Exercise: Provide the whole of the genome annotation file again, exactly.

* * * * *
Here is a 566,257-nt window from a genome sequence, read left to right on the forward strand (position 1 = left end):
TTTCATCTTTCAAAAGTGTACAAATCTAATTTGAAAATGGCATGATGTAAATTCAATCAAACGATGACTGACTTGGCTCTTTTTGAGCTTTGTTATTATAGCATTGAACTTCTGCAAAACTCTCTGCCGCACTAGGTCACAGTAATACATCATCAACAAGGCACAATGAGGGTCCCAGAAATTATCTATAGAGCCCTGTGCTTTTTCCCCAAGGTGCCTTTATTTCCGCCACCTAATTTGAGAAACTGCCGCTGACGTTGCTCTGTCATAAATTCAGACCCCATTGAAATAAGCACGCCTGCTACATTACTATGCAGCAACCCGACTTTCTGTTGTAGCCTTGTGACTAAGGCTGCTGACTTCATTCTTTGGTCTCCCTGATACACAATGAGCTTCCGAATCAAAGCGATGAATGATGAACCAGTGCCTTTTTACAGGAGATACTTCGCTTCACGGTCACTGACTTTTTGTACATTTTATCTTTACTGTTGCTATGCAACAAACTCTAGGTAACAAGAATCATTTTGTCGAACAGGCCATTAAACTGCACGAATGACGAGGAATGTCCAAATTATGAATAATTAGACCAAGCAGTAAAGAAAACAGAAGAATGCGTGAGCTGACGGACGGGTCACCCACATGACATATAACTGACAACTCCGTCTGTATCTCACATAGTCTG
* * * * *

Here is a 566,257-nt window from a genome sequence, read left to right on the forward strand (position 1 = left end):
TTTCATCTTTCAAAAGTGTACAAATCTAATTTGAAAATGGCATGATGTAAATTCAATCAAACGATGACTGACTTGGCTCTTTTTGAGCTTTGTTATTATAGCATTGAACTTCTGCAAAACTCTCTGCCGCACTAGGTCACAGTAATACATCATCAACAAGGCACAATGAGGGTCCCAGAAATTATCTATAGAGCCCTGTGCTTTTTCCCCAAGGTGCCTTTATTTCCGCCACCTAATTTGAGAAACTGCCGCTGACGTTGCTCTGTCATAAATTCAGACCCCATTGAAATAAGCACGCCTGCTACATTACTATGCAGCAACCCGACTTTCTGTTGTAGCCTTGTGACTAAGGCTGCTGACTTCATTCTTTGGTCTCCCTGATACACAATGAGCTTCCGAATCAAAGCGATGAATGATGAACCAGTGCCTTTTTACAGGAGATACTTCGCTTCACGGTCACTGACTTTTTGTACATTTTATCTTTACTGTTGCTATGCAACAAACTCTAGGTAACAAGAATCATTTTGTCGAACAGGCCATTAAACTGCACGAATGACGAGGAATGTCCAAATTATGAATAATTAGACCAAGCAGTAAAGAAAACAGAAGAATGCGTGAGCTGACGGACGGGTCACCCACATGACATATAACTGACAACTCCGTCTGTATCTCACATAGTCTG